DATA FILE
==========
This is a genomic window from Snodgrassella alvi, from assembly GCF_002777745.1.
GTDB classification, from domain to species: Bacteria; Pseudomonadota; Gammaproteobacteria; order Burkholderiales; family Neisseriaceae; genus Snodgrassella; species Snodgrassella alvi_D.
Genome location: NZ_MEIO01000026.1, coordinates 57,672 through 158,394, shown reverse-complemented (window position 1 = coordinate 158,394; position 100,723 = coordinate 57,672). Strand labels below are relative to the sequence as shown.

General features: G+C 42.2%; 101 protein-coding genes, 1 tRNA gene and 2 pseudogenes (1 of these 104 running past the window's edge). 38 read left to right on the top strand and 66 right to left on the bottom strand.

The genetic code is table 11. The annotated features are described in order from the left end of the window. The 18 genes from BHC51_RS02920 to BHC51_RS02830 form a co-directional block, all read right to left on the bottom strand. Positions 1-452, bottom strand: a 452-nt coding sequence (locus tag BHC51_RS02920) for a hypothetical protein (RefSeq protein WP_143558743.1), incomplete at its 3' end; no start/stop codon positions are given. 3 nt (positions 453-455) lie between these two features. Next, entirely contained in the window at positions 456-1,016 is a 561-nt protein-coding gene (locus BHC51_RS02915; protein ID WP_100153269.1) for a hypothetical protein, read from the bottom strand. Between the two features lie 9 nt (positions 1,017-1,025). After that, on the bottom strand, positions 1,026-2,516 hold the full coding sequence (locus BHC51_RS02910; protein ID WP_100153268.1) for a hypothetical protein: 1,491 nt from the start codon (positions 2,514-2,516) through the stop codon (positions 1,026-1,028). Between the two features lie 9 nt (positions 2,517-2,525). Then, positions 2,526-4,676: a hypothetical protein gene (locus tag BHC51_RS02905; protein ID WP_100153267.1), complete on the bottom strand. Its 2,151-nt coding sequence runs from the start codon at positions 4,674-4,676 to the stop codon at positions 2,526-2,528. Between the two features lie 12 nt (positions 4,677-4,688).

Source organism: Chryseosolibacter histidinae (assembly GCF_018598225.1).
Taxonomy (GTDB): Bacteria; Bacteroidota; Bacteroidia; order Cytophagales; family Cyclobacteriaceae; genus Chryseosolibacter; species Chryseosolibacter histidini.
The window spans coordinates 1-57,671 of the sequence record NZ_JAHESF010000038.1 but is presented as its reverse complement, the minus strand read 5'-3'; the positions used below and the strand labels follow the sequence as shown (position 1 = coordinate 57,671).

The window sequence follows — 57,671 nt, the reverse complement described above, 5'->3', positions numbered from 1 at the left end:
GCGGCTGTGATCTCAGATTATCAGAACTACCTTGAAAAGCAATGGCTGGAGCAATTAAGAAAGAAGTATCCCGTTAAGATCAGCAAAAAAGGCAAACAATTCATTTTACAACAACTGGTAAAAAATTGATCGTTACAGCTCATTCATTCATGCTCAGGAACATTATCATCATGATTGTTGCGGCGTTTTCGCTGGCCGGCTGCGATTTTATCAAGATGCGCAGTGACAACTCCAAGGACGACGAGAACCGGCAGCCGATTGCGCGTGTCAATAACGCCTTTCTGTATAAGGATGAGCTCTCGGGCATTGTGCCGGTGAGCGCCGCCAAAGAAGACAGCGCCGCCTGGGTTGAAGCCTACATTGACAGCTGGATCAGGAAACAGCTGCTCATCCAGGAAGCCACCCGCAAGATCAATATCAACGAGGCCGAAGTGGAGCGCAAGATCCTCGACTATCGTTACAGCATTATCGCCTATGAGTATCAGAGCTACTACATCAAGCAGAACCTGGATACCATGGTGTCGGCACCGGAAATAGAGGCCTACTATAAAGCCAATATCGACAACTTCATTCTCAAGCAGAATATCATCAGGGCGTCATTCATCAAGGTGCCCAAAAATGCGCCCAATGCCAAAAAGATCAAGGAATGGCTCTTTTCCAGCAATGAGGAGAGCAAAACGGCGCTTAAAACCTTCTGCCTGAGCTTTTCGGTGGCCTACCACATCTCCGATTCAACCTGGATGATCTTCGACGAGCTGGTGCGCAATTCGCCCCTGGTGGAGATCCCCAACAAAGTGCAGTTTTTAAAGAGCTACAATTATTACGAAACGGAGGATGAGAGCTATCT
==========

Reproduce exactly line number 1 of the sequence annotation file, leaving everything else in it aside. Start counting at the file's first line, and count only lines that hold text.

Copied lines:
This is a genomic window from Snodgrassella alvi, from assembly GCF_002777745.1.